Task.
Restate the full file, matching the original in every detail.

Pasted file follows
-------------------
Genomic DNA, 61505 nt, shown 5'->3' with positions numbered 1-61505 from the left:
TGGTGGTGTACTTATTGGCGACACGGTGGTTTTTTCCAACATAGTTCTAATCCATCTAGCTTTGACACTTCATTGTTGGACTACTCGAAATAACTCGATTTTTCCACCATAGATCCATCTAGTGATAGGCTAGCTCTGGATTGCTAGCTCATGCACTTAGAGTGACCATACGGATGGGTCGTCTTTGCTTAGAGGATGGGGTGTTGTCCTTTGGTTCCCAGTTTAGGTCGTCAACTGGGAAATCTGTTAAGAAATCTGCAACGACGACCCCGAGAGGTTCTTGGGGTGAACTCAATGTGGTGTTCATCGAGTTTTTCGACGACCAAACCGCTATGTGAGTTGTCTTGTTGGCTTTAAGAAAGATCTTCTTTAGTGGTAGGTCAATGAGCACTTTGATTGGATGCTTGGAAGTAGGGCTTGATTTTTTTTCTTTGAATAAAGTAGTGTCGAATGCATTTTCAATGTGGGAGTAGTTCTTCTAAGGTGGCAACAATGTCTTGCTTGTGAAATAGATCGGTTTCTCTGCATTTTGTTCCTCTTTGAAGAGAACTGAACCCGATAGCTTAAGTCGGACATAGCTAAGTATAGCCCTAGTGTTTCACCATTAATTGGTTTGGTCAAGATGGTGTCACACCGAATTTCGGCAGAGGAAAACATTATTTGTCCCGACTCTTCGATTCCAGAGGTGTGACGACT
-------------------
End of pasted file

Genomic DNA, 61505 nt, shown 5'->3' with positions numbered 1-61505 from the left:
TGGTGGTGTACTTATTGGCGACACGGTGGTTTTTTCCAACATAGTTCTAATCCATCTAGCTTTGACACTTCATTGTTGGACTACTCGAAATAACTCGATTTTTCCACCATAGATCCATCTAGTGATAGGCTAGCTCTGGATTGCTAGCTCATGCACTTAGAGTGACCATACGGATGGGTCGTCTTTGCTTAGAGGATGGGGTGTTGTCCTTTGGTTCCCAGTTTAGGTCGTCAACTGGGAAATCTGTTAAGAAATCTGCAACGACGACCCCGAGAGGTTCTTGGGGTGAACTCAATGTGGTGTTCATCGAGTTTTTCGACGACCAAACCGCTATGTGAGTTGTCTTGTTGGCTTTAAGAAAGATCTTCTTTAGTGGTAGGTCAATGAGCACTTTGATTGGATGCTTGGAAGTAGGGCTTGATTTTTTTTCTTTGAATAAAGTAGTGTCGAATGCATTTTCAATGTGGGAGTAGTTCTTCTAAGGTGGCAACAATGTCTTGCTTGTGAAATAGATCGGTTTCTCTGCATTTTGTTCCTCTTTGAAGAGAACTGAACCCGATAGCTTAAGTCGGACATAGCTAAGTATAGCCCTAGTGTTTCACCATTAATTGGTTTGGTCAAGATGGTGTCACACCGAATTTCGGCAGAGGAAAACATTATTTGTCCCGACTCTTCGATTCCAGAGGTGTGACGACT